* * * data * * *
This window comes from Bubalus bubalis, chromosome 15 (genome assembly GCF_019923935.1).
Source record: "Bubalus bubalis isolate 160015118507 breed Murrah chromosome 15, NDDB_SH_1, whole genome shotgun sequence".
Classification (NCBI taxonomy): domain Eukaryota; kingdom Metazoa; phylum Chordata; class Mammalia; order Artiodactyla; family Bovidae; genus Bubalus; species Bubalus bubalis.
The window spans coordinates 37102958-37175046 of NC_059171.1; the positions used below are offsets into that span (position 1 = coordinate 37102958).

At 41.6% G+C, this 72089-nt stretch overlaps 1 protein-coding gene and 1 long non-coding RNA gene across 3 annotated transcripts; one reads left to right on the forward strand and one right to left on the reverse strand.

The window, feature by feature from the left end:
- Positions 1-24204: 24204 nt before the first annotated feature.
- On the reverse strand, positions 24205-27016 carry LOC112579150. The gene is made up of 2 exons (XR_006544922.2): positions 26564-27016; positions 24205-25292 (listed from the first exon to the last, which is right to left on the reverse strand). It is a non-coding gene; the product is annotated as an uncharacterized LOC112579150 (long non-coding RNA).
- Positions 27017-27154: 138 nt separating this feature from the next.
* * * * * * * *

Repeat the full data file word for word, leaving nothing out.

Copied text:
This window comes from Bubalus bubalis, chromosome 15 (genome assembly GCF_019923935.1).
Source record: "Bubalus bubalis isolate 160015118507 breed Murrah chromosome 15, NDDB_SH_1, whole genome shotgun sequence".
Classification (NCBI taxonomy): domain Eukaryota; kingdom Metazoa; phylum Chordata; class Mammalia; order Artiodactyla; family Bovidae; genus Bubalus; species Bubalus bubalis.
The window spans coordinates 37102958-37175046 of NC_059171.1; the positions used below are offsets into that span (position 1 = coordinate 37102958).

At 41.6% G+C, this 72089-nt stretch overlaps 1 protein-coding gene and 1 long non-coding RNA gene across 3 annotated transcripts; one reads left to right on the forward strand and one right to left on the reverse strand.

The window, feature by feature from the left end:
- Positions 1-24204: 24204 nt before the first annotated feature.
- On the reverse strand, positions 24205-27016 carry LOC112579150. The gene is made up of 2 exons (XR_006544922.2): positions 26564-27016; positions 24205-25292 (listed from the first exon to the last, which is right to left on the reverse strand). It is a non-coding gene; the product is annotated as an uncharacterized LOC112579150 (long non-coding RNA).
- Positions 27017-27154: 138 nt separating this feature from the next.